First we need to make sure we add the WindowsAzure.Storage package. We can then reference the libraries needed.

Here is the full UploadAsync method:

We now have the meta information from the user being saved into the DB along with the video moving over to Azure Blob Storage.

Admin ASP.NET MVC Web Application API

Eventually we will create Azure Functions that process these videos and images. We will need a way to send that data back to our app for storage in our Azure MS SQL Database. We will create an API endpoint that will allow those functions to send back data.

In order to add an API Controller to an existing project the following steps will be required:

WebApiConfig.cs file will need to be created in the App_Start directory to register your API Controller

In Global.asax.cs, the WebApiConfig needs to be registered with the GlobalConfiguration

Then a API controller can be created.

We will add a few more admin views but we are done with the Admin portion of the project.

Azure Functions – Setup

Once a video is stored in the video blob, we want to trigger a function to process the video. We also needed a way to determine the length of the video and a way to create images from frames or certain locations within the video. We are using FFMpeg to help with this. NReco has a C# .NET wrapper for FFMpeg as well as a C# .NET Wrapper for FFProbe. These wrappers will help with getting duration of the video along with grabbing a frame within the video.

We decided to use an Empty Web Project for publishing a .NET Class Library for our Azure Functions. This would allow us to pull in packages as needed for building out our full functions.

When starting off with an Empty Web Project for use with Azure Functions there are a few key files and command line tools that are needed.

First, install the Azure Functions Core Tools. Once installed and once you create your Empty Web Project perform the following steps:

  • Open the project properties. In the WEB tab choose START EXTERNAL PROGRAM
  • For the program path, enter the path to func.exe from the Azure Functions Core Tools. Location will be C:\Users\USERNAME\AppData\Local\Azure.Functions.Cli\1.0.0-beta.93\func.exe if you installed the tooling or installed via NPM C:\Users\USERNAME\AppData\Roaming\npm\node_modules\azure-functions-core-tools\bin\func.exe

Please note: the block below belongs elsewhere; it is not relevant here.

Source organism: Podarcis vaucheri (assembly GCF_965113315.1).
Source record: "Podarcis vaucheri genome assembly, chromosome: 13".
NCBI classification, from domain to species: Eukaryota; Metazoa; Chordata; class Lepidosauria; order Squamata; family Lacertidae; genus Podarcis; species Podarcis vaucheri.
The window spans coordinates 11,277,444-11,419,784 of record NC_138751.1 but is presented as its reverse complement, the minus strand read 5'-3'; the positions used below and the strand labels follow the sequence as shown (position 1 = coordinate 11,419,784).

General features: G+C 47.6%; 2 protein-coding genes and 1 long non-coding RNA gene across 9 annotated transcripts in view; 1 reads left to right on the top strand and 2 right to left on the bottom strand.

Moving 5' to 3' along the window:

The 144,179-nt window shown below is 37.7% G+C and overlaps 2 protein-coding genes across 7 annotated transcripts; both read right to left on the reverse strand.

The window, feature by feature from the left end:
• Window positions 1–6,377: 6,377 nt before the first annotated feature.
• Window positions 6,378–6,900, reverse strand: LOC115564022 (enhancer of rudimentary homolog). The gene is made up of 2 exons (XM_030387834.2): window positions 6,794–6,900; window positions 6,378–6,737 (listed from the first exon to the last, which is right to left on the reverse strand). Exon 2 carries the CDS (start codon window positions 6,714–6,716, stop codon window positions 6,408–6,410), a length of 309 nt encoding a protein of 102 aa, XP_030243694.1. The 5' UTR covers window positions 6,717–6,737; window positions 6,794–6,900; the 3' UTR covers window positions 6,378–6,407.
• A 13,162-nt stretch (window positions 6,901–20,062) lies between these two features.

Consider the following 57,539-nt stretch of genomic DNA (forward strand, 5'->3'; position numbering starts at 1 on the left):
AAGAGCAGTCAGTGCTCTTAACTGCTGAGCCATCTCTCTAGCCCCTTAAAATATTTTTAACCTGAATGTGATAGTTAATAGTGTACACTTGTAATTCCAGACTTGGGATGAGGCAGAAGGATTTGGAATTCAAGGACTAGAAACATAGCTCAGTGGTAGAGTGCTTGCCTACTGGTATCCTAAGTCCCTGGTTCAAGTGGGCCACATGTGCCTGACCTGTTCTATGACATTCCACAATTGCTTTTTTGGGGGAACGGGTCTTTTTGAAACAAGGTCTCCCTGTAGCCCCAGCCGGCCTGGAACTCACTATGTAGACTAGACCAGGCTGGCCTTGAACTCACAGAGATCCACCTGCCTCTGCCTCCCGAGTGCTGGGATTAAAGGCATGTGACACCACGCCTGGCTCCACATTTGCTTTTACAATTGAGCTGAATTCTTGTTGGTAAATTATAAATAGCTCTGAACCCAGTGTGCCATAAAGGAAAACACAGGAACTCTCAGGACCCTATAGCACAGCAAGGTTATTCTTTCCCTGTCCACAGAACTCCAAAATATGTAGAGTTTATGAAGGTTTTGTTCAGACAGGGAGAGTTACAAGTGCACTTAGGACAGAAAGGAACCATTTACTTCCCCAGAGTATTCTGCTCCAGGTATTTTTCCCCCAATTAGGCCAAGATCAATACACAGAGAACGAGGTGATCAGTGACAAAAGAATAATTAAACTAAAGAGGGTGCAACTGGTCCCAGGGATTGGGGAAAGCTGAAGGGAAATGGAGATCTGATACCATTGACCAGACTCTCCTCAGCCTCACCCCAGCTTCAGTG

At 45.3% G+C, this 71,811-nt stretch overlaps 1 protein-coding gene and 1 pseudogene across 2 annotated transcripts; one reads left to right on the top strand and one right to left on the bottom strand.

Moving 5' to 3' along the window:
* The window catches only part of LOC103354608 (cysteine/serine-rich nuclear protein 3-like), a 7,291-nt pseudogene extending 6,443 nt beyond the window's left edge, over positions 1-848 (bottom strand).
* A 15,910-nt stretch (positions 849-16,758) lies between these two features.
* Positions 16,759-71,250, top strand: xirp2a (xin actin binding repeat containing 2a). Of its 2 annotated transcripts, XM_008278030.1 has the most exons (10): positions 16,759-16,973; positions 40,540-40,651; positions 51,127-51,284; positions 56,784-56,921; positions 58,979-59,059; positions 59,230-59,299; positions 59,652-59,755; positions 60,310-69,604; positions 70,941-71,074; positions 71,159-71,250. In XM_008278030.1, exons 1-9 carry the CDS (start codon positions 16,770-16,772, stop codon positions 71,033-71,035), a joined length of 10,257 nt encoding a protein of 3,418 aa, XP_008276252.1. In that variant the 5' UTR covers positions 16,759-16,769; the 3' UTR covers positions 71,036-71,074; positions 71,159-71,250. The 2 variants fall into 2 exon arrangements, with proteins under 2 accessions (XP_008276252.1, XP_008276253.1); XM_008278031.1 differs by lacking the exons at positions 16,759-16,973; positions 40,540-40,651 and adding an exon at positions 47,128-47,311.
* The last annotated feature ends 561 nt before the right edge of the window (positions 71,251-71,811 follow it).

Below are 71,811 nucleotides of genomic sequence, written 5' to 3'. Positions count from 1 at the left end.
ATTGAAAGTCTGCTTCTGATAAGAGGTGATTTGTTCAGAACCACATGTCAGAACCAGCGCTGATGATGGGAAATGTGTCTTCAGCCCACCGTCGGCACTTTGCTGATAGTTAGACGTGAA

• For COMMAND LINE ARGUMENTS: set host start
  • For WORKING DIRECTORY, specify the root of the web project on your machine


Now when you run your project Azure Functions command line tooling will take over and you can still debug your Azure Function but it will be connected to whatever triggers you have set.

Speaking of triggers we will set those up now.

Our structure of our Azure Functions project is the following:

  • root – this will host appsettings.json
  • Utils – class library for common routines
  • Models – any db and json models
  • Functions – the actual code for our function
  • VideoTrigger – functions.json definition file our the trigger and function
  • ImageTrigger – functions.json definition file our the trigger and function
  • App_Data – our FFMpeg exe files

Lets look at appsettings.json. There are a couple of ways you can build this file. By hand. Pull it down manually via Kudo on Azure or via Azure Function Command Line Settings. You only need to pull it down by hand if you already configured your Azure Functions in the portal. That is what we did.

We first went into the Portal and searched for Azure Function App and configured it as an App Service Plan. Once we had the Azure Function created we opened up a command prompt and issued the following commands:

  • func azure login
  • func azure account list
  • func azure account set
  • func azure functionapp list
  • func azure functionapp fetch-app-settings [name]

This then downloaded the appsettings.json (encrypted) and we moved this into our project root. This file contains variables for the storage accounts that functions will use as well as which ones will be triggered when new data is contributed to the account. Be cautious since this file contains secrets so you don’t want to check that into source control.


Azure Functions – Video Blob Trigger